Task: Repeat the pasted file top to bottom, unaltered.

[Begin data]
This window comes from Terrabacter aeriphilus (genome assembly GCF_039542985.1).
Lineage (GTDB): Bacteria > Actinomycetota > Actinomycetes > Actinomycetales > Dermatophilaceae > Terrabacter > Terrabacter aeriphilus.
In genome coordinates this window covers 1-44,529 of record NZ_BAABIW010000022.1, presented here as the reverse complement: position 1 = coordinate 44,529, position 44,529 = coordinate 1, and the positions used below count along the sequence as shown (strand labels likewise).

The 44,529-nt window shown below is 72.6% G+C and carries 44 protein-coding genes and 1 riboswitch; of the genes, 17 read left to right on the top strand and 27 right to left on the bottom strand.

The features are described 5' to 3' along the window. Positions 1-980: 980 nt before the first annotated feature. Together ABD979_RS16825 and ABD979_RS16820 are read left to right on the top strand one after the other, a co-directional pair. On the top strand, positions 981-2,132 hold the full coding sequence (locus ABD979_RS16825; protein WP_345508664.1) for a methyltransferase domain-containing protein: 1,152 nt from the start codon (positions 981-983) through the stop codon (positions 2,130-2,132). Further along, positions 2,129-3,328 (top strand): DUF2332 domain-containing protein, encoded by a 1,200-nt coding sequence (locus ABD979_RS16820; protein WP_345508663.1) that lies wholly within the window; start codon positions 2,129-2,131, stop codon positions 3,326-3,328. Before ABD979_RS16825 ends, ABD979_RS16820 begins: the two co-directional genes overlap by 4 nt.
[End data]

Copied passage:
This window comes from Terrabacter aeriphilus (genome assembly GCF_039542985.1).
Lineage (GTDB): Bacteria > Actinomycetota > Actinomycetes > Actinomycetales > Dermatophilaceae > Terrabacter > Terrabacter aeriphilus.
In genome coordinates this window covers 1-44,529 of record NZ_BAABIW010000022.1, presented here as the reverse complement: position 1 = coordinate 44,529, position 44,529 = coordinate 1, and the positions used below count along the sequence as shown (strand labels likewise).

The 44,529-nt window shown below is 72.6% G+C and carries 44 protein-coding genes and 1 riboswitch; of the genes, 17 read left to right on the top strand and 27 right to left on the bottom strand.

The features are described 5' to 3' along the window. Positions 1-980: 980 nt before the first annotated feature. Together ABD979_RS16825 and ABD979_RS16820 are read left to right on the top strand one after the other, a co-directional pair. On the top strand, positions 981-2,132 hold the full coding sequence (locus ABD979_RS16825; protein WP_345508664.1) for a methyltransferase domain-containing protein: 1,152 nt from the start codon (positions 981-983) through the stop codon (positions 2,130-2,132). Further along, positions 2,129-3,328 (top strand): DUF2332 domain-containing protein, encoded by a 1,200-nt coding sequence (locus ABD979_RS16820; protein WP_345508663.1) that lies wholly within the window; start codon positions 2,129-2,131, stop codon positions 3,326-3,328. Before ABD979_RS16825 ends, ABD979_RS16820 begins: the two co-directional genes overlap by 4 nt.